Filed under: Tablets
Fujitsu’s evidently so impressed with how its luddite-friendly Stylistic S01 smartphone has performed in France, thanks to a deal with local carrier Orange, that it’s ready to start plugging a follow-up handset. Only, the company doesn’t have a clue on specifics just yet, but we’ll award a few points for enthusiasm, we guess. All we know of the Stylistic S02, assuming that’ll be the device’s name, is that it’s “expected” to wield NFC and LTE chips, an “energy-saving display” and a processor of the quad-core variety. Plans are to launch the smartphone aimed at “mature users” in a number of European locations this autumn. Not a lot to talk about, we know, but Fujitsu had to announce something phone-related at MWC. Otherwise, people’ll just think it makes tablet concepts with scaly touchscreens.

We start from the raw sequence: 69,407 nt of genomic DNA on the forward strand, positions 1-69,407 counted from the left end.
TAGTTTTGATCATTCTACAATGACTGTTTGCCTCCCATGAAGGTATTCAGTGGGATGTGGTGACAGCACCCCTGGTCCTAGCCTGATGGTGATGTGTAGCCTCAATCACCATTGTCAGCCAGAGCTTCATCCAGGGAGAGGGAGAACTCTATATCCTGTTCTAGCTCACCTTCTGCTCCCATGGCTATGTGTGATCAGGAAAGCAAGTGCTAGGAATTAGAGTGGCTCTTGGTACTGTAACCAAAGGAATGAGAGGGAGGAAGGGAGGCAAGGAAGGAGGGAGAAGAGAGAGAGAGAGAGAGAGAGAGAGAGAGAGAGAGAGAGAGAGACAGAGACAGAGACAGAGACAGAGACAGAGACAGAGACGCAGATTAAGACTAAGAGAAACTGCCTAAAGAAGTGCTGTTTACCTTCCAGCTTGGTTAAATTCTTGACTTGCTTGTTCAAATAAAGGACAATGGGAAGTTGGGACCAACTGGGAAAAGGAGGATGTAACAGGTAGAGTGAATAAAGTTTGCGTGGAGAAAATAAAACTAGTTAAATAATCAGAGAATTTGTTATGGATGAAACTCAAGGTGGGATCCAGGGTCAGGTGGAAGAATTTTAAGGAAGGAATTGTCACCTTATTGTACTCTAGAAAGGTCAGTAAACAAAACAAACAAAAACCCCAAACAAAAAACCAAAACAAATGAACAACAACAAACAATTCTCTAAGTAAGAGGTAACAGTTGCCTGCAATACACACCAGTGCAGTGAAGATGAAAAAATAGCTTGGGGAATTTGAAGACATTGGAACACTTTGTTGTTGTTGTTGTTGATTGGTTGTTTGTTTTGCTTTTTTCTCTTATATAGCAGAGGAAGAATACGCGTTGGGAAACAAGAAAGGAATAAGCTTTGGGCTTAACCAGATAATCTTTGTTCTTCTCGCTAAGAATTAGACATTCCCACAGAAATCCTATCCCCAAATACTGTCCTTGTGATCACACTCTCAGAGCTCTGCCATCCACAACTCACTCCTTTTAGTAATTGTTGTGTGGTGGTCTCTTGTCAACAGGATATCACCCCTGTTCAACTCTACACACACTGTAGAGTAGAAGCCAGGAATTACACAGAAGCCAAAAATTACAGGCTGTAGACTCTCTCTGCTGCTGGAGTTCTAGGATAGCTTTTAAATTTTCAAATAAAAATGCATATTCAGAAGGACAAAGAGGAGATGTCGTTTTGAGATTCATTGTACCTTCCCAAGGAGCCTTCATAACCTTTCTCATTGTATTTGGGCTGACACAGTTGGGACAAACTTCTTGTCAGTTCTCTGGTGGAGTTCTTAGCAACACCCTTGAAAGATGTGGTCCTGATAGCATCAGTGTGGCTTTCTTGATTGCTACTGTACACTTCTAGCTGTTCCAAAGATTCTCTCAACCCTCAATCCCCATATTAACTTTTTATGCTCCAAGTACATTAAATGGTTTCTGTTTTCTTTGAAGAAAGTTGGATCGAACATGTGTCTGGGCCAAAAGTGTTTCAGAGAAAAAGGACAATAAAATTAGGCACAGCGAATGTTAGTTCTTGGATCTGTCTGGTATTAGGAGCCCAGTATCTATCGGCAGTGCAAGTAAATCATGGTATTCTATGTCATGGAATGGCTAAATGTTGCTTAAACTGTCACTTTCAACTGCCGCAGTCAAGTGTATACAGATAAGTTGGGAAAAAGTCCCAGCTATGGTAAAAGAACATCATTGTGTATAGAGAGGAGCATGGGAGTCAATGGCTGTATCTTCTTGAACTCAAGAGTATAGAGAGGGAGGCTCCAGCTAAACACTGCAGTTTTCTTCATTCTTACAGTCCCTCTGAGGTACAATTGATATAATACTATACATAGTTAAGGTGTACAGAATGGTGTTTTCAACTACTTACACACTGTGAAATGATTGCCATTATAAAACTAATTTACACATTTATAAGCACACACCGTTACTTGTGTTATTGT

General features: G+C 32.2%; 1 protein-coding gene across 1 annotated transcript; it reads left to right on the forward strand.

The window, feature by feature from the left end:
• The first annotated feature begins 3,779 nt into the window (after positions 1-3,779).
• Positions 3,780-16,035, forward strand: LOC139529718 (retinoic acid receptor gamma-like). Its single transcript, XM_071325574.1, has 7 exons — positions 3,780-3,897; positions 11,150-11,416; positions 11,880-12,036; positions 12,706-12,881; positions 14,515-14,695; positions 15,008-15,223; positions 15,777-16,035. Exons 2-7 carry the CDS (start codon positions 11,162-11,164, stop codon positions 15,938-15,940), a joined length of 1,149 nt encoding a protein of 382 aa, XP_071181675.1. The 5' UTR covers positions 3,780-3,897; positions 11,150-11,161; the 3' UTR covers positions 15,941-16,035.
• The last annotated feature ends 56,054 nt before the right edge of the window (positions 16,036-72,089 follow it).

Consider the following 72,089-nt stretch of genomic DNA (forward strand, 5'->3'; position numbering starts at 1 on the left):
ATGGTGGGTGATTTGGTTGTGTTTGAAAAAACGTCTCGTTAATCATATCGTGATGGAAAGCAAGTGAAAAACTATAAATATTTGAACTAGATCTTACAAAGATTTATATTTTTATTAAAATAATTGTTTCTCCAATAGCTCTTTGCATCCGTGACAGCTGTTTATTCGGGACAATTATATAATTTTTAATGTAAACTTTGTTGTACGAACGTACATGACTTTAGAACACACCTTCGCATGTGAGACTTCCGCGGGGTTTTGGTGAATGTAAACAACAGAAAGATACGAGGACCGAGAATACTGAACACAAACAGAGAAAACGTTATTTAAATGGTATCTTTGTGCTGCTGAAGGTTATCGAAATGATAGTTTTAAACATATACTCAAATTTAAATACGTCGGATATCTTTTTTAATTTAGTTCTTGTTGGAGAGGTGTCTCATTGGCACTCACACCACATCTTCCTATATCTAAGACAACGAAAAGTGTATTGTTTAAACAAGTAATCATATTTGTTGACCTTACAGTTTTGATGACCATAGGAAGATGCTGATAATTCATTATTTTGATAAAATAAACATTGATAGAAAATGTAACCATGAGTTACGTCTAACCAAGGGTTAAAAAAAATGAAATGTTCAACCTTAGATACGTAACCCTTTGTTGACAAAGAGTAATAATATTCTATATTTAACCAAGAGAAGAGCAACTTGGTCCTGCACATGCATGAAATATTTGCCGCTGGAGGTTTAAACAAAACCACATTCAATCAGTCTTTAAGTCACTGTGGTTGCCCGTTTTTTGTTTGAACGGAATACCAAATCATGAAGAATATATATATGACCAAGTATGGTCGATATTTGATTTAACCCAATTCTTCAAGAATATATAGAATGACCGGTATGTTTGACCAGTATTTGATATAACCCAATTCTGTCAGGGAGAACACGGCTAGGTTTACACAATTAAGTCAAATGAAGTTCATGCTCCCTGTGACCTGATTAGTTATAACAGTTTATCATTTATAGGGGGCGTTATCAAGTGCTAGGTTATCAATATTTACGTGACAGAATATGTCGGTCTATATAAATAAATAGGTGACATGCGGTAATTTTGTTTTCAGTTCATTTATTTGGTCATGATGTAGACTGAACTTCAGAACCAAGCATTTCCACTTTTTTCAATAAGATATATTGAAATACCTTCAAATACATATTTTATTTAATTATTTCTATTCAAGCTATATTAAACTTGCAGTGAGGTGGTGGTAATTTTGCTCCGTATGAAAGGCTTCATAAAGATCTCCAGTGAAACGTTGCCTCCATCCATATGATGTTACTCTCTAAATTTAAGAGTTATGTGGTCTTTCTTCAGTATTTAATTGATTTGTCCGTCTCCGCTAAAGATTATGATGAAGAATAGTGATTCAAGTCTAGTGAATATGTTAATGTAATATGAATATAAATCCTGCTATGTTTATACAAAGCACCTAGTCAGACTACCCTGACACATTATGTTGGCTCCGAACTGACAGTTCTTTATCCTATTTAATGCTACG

Back in 2012, we were all excited at the idea of haptic technology — touch screens that fool you into thinking that you can feel what’s on display. As quickly as we saw Senseg and NEC’s implementations, however, haptic fell out of the mainstream. Now, however, Fujitsu is working on an ultrasonic system, that varies the friction between your finger and the glass, which could be ready for prime time. In the demonstration, users are apparently able to pluck the strings of a Japanese harp, turn a combination lock and even stroke an Alligator. The company has knocked together a prototype in time for MWC, and Fujitsu has a goal to get the tech into commercial hardware by 2015 — assuming, of course, that realistic lizard stroking is the one feature you’ve been waiting for.